Bambi, a Life in the Woods, originally published in Austria as Bambi. Eine Lebensgeschichte aus dem Walde, is a 1923 Austrian novel written by Felix Salten and published by Paul Zsolnay Verlag. The novel traces the life of Bambi, a male roe deer, from his birth through childhood, the loss of his mother, the finding of a mate, the lessons he learns from his father and experience about the dangers posed by human hunters in the forest. An English translation by Whittaker Chambers was published in North America by Simon & Schuster in 1928. The novel has since been translated and published in over 20 languages around the world. Salten released a sequel, Bambis Kinder, eine Familie im Walde (Bambi's Children), in 1939.
The novel was well received by critics and is considered a classic. It was adapted into a theatrical animated film, Bambi, by Walt Disney Pictures|Walt Disney Studios in 1942, two Russian live-action adaptations in 1985 and 1986, and a stage production in 1998. A ballet adaptation was written by an Oregon troupe, but never released. Janet Schulman released a children's picture book adaptation in 2000 that featured realistic oil-paintings and many of Salten's original words.
Bambi is a roe deer fawn born in a thicket to a young doe in late spring one year. Over the course of the summer, his mother teaches him about the various inhabitants of the forest and the ways deer live. When she feels he is old enough, she takes him to the meadow which he learns is both a wonderful but also dangerous place as it leaves the deer exposed and in the open. After some initial fear over his mother's caution, Bambi enjoys the experience. On a subsequent trip, Bambi meets his Aunt Ena, and her twin fawns Faline and Gobo. They quickly become friends and share what they have learned about the forest. While they are playing, they encounter princes, male deer, for the first time. After the stags leave, the fawns learn that those were their fathers, but that the fathers rarely stay with or speak to the females and young.
As Bambi grows older, his mother begins to leave him alone. While searching for her one day, Bambi has his first encounter with "He", the animals' term for humans, which terrifies him. The man raises a firearm and aims at him; Bambi flees at top speed, joined by his mother. After he is scolded by a stag for crying for his mother, Bambi gets used to being alone at times. He later learns the stag is called the old Prince, the oldest and largest stag in the forest who is known for his cunning and aloof nature. During the winter, Bambi meets Marena, a young doe, Nettla, an old doe who no longer bears young, and two princes Ronno and Karus. Mid-winter, hunters enter the forest, killing many animals including Bambi's mother. Gobo also disappears and is presumed dead.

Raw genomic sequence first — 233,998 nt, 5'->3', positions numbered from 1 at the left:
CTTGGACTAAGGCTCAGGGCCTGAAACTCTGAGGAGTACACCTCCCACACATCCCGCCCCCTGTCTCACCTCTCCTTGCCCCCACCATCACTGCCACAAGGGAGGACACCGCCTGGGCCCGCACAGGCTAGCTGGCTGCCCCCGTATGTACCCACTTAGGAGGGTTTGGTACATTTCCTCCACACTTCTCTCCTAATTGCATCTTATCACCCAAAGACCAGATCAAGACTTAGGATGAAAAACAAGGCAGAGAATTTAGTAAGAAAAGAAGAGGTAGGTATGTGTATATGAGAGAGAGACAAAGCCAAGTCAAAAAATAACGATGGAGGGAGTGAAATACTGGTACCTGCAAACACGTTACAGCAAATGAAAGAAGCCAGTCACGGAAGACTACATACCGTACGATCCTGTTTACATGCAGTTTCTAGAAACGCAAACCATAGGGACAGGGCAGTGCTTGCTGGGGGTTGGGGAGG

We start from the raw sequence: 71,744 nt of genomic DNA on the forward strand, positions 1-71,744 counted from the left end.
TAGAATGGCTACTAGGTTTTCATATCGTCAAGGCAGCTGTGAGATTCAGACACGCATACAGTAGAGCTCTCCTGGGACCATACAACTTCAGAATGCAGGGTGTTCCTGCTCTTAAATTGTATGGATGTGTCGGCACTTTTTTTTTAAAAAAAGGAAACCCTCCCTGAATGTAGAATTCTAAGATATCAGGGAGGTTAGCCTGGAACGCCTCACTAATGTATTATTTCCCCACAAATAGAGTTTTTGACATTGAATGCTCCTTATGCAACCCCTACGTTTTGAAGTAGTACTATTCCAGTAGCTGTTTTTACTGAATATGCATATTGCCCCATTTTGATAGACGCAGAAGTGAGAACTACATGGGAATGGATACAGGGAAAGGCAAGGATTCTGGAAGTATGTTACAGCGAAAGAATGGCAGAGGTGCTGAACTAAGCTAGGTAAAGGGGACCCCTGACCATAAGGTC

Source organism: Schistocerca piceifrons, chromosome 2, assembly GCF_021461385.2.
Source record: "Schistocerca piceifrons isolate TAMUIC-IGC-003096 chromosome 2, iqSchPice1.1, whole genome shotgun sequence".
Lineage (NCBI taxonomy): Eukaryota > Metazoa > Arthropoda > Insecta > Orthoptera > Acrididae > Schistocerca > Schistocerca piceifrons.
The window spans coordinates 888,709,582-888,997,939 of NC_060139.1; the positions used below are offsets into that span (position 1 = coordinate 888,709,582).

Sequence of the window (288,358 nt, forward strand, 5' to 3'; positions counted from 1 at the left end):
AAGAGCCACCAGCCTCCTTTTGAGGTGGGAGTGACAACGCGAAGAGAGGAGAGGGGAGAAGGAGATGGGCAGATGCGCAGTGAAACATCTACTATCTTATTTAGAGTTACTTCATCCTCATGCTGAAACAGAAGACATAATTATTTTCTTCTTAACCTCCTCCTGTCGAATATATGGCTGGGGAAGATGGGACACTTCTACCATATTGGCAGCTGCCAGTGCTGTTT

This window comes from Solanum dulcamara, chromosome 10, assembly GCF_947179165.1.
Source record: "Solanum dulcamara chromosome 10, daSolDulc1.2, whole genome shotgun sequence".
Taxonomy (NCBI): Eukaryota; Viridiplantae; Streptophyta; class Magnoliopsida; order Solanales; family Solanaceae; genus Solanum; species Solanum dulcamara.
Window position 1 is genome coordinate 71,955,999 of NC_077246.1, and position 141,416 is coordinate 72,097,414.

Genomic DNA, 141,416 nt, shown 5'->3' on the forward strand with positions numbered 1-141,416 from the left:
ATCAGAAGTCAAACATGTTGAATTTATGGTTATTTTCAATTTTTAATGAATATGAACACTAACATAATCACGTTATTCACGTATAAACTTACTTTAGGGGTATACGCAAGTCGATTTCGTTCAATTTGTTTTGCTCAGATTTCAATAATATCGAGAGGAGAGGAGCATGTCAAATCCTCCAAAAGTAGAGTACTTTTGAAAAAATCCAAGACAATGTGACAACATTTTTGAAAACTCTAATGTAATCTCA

After this, the novel skips ahead a year, noting that Bambi was cared for by Nettla, and that when he got his first set of antlers he was abused and harassed by the other males. It is summer and Bambi is now sporting his second set of antlers. He is reunited with Faline. After he battles and defeats first Karus then Ronno, Bambi and Faline express their love for one another. They spend a great deal of time together. During this time, the old Prince saves Bambi's life when he nearly runs towards a hunter imitating a doe's call. This teaches the young buck to be cautious about blindly rushing toward any deer's call. During the summer, Gobo returns to the forest having been raised by a man who found him collapsed in the snow during the hunt where Bambi's mother was killed. While his mother and Marena welcome him and celebrate him as a "friend" of man, the old Prince and Bambi pity him. Marena becomes his mate, but several weeks later Gobo is killed when he approaches a hunter in the meadow, falsely believing the halter he wore would keep him safe from all men.
As Bambi continues to age, he begins spending most of his time alone, including avoiding Faline though he still loves her in a melancholy way. Several times he meets with the old Prince who teaches him about snares, shows him how to free another animal from one, and encourages him not to use trails to avoid the traps of men. When Bambi is later shot by a hunter, the Prince shows him how to walk in circles to confuse the man and his dogs until the bleeding stops, then takes him to a safe place to recover. They remain together until Bambi is strong enough to leave the safe haven again. When Bambi has grown gray and is "old", the old Prince shows him that man is not all powerful by showing him the dead body of a man who was shot and killed by another person. When Bambi confirms that he now understands that "He" is not all powerful, and that there is "Another" over all creatures, the stag tells him that he has always loved him and calls him "my son" before leaving to die.
At the end of the novel, Bambi meets with twin fawns who are calling for their mother and he scolds them for not being able to stay alone. After leaving them, he thinks to himself that the girl fawn reminded him of Faline, and that the male was promising and that Bambi hoped to meet him again when he was grown.
- Chambers, Whittaker. 1952. Witness. Random House. pp. 56, 239. ISBN: 0-89526-571-0.
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